August 6, 1990 -- Day 8

Fairbanks AK

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House destroyed by permafrost We took a tour of Fairbanks this morning. The company had overbooked the tour by five people, so a second bus was brought up for us. Five souls in a 40-seat bus. The museum at the university and the pipeline were particularly interesting. I had already noticed how small the trees were, and the guide explained their stunted size is due to the root system being constricted by the permafrost. The Russians referred to this as taiga forest, which means "little sticks". Very appropriate. Throughout the city the flowers are truly breathtaking. Apparently it is due to the extremely long hours of sunlight.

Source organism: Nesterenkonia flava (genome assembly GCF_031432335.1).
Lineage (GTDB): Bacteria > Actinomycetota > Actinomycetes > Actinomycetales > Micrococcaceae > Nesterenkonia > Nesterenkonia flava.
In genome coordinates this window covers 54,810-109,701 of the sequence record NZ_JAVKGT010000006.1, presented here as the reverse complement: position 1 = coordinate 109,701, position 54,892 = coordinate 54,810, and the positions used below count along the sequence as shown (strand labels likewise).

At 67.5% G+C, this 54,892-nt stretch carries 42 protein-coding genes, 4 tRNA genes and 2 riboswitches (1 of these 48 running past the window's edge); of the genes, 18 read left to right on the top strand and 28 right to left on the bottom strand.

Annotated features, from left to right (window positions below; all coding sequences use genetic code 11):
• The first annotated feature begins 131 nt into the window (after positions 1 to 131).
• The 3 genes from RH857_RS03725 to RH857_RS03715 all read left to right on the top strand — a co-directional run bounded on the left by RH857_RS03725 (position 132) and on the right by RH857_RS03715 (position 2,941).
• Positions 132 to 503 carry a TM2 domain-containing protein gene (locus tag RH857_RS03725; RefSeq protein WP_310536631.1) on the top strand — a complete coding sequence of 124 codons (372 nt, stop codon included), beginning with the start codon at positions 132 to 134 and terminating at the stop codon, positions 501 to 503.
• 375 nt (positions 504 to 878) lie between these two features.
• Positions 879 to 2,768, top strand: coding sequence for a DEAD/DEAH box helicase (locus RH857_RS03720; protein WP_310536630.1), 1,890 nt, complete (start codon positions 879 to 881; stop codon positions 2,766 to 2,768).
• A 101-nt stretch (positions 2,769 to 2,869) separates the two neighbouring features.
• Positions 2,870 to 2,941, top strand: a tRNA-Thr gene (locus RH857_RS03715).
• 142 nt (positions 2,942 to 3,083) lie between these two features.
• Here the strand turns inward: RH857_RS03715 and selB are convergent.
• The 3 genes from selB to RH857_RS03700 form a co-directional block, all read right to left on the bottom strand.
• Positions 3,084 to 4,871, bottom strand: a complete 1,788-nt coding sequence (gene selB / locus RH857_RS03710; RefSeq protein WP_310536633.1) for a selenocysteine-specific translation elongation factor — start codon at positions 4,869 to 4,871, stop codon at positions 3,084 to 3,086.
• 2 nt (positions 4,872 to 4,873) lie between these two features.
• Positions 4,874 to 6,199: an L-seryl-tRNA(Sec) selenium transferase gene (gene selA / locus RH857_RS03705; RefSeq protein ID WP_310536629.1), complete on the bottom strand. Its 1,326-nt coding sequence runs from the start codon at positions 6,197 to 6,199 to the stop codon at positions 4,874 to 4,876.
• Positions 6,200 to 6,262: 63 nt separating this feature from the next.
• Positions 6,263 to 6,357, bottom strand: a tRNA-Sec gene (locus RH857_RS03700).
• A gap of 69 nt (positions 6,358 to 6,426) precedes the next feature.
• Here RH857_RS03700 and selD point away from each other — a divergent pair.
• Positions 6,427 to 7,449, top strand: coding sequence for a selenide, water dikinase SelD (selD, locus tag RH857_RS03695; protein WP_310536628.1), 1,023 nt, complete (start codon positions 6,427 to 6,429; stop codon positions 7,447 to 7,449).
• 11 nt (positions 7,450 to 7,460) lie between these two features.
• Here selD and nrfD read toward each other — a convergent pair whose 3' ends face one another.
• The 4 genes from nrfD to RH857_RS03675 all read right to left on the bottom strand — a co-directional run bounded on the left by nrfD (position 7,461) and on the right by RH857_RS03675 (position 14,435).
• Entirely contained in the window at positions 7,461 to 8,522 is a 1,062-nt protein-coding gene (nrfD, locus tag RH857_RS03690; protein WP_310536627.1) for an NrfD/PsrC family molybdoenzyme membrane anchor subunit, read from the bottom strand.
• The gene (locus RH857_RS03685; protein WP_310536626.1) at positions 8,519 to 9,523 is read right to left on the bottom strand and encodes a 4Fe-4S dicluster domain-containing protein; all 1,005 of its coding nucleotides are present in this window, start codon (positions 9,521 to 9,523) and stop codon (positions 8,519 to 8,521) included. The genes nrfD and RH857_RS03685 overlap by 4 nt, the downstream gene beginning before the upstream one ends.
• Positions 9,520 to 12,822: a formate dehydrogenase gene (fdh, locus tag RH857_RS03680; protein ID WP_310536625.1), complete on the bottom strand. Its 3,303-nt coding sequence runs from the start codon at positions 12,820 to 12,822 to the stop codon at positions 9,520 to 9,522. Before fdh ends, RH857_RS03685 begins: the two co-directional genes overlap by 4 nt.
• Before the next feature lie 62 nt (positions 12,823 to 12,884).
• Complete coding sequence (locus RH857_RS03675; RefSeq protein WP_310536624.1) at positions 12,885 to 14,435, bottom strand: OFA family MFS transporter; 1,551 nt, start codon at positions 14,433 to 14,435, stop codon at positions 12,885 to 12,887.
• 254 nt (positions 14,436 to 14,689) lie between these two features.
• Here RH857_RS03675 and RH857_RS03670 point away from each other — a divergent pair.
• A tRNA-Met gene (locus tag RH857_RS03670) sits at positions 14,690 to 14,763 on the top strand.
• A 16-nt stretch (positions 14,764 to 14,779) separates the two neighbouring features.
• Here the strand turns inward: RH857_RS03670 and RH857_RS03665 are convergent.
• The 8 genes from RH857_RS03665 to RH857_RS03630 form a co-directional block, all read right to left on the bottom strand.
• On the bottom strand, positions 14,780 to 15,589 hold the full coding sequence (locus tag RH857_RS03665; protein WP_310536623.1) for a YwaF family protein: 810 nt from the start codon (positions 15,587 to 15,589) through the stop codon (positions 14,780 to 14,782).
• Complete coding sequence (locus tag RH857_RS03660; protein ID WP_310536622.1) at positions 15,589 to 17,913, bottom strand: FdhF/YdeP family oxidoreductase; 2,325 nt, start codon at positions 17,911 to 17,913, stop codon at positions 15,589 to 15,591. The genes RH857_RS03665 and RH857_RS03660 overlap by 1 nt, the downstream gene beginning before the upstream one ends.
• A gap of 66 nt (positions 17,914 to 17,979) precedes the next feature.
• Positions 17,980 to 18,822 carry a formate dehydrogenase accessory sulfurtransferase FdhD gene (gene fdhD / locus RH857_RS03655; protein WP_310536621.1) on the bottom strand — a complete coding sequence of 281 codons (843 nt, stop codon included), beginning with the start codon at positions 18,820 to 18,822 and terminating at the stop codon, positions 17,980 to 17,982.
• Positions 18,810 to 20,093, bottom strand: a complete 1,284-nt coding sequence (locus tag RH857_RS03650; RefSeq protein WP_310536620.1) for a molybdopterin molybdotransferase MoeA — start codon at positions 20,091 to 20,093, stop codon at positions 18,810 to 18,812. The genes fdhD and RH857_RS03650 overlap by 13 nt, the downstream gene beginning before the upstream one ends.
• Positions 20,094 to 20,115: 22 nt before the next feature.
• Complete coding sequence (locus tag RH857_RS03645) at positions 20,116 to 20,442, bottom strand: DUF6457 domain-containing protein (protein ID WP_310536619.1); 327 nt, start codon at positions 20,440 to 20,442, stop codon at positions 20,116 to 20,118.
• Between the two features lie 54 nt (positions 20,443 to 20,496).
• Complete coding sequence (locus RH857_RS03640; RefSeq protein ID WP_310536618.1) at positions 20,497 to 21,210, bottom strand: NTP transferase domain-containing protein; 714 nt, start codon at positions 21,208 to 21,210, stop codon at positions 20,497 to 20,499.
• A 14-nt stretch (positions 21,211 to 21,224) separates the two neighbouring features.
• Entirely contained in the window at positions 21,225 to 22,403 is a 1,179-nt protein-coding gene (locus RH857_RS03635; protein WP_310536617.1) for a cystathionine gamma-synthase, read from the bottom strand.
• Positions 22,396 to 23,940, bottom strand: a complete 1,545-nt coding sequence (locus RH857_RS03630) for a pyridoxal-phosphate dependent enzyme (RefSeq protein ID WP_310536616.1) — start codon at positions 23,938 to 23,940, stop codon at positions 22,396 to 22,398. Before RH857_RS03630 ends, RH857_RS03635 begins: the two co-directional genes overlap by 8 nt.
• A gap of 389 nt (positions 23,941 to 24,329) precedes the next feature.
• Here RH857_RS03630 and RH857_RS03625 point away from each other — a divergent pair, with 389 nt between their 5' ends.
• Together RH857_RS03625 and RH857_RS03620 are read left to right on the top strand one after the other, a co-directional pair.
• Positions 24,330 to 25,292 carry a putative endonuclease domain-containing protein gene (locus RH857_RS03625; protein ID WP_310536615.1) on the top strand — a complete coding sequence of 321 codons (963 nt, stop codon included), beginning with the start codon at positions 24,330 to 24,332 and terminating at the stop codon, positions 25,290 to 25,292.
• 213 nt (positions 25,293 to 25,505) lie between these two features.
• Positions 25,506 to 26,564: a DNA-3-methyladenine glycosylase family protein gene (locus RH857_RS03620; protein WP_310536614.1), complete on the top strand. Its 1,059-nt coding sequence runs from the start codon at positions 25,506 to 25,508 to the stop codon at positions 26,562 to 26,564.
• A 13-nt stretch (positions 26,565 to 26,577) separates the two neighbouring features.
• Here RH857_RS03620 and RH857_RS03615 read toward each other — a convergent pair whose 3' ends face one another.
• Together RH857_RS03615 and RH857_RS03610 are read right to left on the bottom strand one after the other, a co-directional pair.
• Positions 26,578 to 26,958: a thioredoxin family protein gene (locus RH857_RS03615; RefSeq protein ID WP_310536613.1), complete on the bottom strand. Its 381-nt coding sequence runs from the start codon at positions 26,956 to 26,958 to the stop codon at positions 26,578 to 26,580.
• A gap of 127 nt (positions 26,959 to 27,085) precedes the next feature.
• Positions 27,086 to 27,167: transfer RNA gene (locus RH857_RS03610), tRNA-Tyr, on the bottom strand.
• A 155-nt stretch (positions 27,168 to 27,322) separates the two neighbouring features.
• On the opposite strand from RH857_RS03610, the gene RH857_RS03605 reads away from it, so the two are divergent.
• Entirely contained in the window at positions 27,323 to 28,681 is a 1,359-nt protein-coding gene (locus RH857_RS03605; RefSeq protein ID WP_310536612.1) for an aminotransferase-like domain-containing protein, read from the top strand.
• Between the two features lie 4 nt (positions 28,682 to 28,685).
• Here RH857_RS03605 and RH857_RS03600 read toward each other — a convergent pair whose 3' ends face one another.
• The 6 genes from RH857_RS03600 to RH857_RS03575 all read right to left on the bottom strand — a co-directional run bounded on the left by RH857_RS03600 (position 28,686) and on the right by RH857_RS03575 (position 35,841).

Construction in Fairbanks must be done so that the permafrost is insulated from the heat of the structure on top of it. If this is not done, the permafrost will melt and a quagmire will develop. If sufficient melting takes place, these quagmires are perfectly capable of swallowing a bulldozer. More than one piece of earth-moving equipment was lost in this manner during the building of the Alaska Highway. Even a small amount of melting will cause severe damage to the structure. On the tour we saw a house that was collapsing due to melting of the permafrost.

This evening we went out to Cripple Creek at Ester, Alaska -- a few miles north of Fairbanks. We saw a lovely slide production on the aurora borealis. The show is called "The Crown of Light" and is well worth seeing. We also took in the show at the Malemute Saloon, complete with sawdust and peanut shells on the floor. It is really a fun show to see.

Tomorrow we leave for Talkeetna.

Flowers in Fairbanks

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Linda Dowdy
Bethel, Minnesota
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